It was very clear they were all heading for the march, and were heading there en masse.

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It was extraordinary to see so many people literally flooding every street with such determination to join one another.

It’s said that 1.5 million people were out on the streets of Paris today.

I believe it! I am so lucky to have been one of them.

I ended up thronged on a boulevard with the Place de la Bastille maybe a mile south of us; we could just barely see its distinctive gold statue gleaming in the sunshine.

It is ink that should flow, not blood; says this poster

It is ink that should flow, not blood; says this poster

A group of people carrying an enormous fabric pencil, (sagging in the middle a bit), started walking nearby and we all wondered what to do.

“Follow the pencil!” someone shouted.

People clapped.

Mohammed has a fit: "I hate being worshipped by assholes"

Mohammed has a fit: “I hate being worshipped by assholes”

People shouted “Char-lie, Char-lie, Char-lie!”

People stood in their windows looking down on us in amazement, one group of guys unfurling a banner that read “Liberte”, which was greeted by cheers.

People wore French flags and European union flags and one man had painted the French flag on his left cheek.

Many many people wore badges or buttons saying “Je suis Charlie” and many store windows held signs saying “Nous sommes tous Charlie” — we are all Charlie.

Despite the unprecedented volume of people, the mood was calm, quiet, committed.

Even though I avoid all large crowds in the U.S., here, today I never felt scared — security helicopters buzzed low overhead all afternoon and the streets nearby were lined with police and police vans, both local and national.

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There were dozens of journalists and photographers, as it was a historic event.

 

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What struck me most was how relaxed and pleasant the crowd was, at least during the time I was in the very midst of it, from about 2:45 to 4:30 p.m. when I peeled off and headed home.

No one pushed and shoved. No one showed rage or fury or any sort of anti-Muslim fervor. We simply wanted to be there.

There seemed to be no organizing principle or bullhorns or leaders.

Just millions of people of every ethnicity and age and sexual preference who cared enough to come out on a cold, sunny January morning to show their solidarity with one another, with the French journalists shot dead this week by terrorists and to remind the world — as many posters said, in French and English:

I am not afraid.

My two books — take a look! I also coach and offer webinars

In books, Crime, culture, History, journalism, politics, urban life, US, women on October 15, 2014 at 12:06 am

By Caitlin Kelly

Every day, Broadside adds new followers, now at 11,893. Welcome, and thanks!

Some of you don’t know, though, that I’m also a non-fiction author of two well-reviewed books about national American issues and coach other writers.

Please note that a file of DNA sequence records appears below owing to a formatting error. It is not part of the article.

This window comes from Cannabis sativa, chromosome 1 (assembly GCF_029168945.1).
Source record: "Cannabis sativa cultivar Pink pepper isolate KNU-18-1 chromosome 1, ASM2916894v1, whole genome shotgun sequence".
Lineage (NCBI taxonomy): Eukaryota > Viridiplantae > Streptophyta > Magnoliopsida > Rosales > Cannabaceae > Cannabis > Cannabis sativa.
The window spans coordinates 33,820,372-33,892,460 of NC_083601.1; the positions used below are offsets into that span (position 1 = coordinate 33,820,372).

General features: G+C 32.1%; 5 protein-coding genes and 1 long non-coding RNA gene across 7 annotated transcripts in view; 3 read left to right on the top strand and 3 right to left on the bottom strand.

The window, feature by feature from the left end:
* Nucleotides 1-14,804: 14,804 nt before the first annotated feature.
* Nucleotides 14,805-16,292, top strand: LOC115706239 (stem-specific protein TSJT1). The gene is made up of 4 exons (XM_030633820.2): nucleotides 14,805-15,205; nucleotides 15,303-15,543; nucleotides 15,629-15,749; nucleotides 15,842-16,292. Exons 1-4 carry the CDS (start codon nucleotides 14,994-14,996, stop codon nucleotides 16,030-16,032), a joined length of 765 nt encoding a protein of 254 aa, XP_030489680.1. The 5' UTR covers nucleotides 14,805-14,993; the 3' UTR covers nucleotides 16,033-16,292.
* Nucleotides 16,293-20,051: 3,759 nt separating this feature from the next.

BLOWN AWAY COVER

The first, published in April 2004, is “Blown Away: American Women and Guns”, called “groundbreaking and invaluable” by one influential critic.

My goal in writing it was to approach the issue of gun ownership, and use, from both sides of the gun use “debate”.

I traveled across the country — New Orleans, Massachusetts, Ohio, Texas — to interview American women, of all ages, races, income levels and political views, whose lives had been altered forever by gun violence, (by them and/or against them or a loved one),  and those whose firearms are an integral part of their daily lives and identities, whether they work in corrections, law enforcement, the military or choose to hunt or shoot trap, skeet or clays.

Some have also chosen to buy a handgun, some carrying it with them everywhere, as their “protection firearm.”

In rural Texas, I met women who had saved their own lives with a handgun and a woman running a lucrative hunting operation on land she had inherited, land too dry and isolated for any other profitable use.

On 9/11, a woman named Patty Varone saved the life of then-mayor of New York City, Rudy Giuliani — I was the only reporter she ever spoke to about that horrific day; she was his NYPD bodyguard and her powerful story is in my book as well.

I don’t own a gun nor have any desire to — although I did a lot of shooting and weapons training, firing everything from a .22 to a Magnum 357 to a Glock 9mm. But I now know why so many American women who choose one for self-defense, or for hunting or for sport, make that choice for themselves.

In the years since, I’ve appeared many times on television and radio, from NPR to NRA radio to Al Jazeera America to BBC’s radio program, World Have Your Say, to explain — as best anyone can — the ongoing allure of gun ownership in the U.S., where an estimated 30 percent of homes contain at least one firearm.

malled cover HIGH

My second book, “Malled: My Unintentional Career in Retail”, came out in April 2011, and is three books in one: my own story of working part-time for $11/hour as a retail associate for The North Face in an upscale suburban New York mall; many stories from other associates, part-time and full-time, and a business analysis of why retail still pays so badly and treats many of its staff so poorly.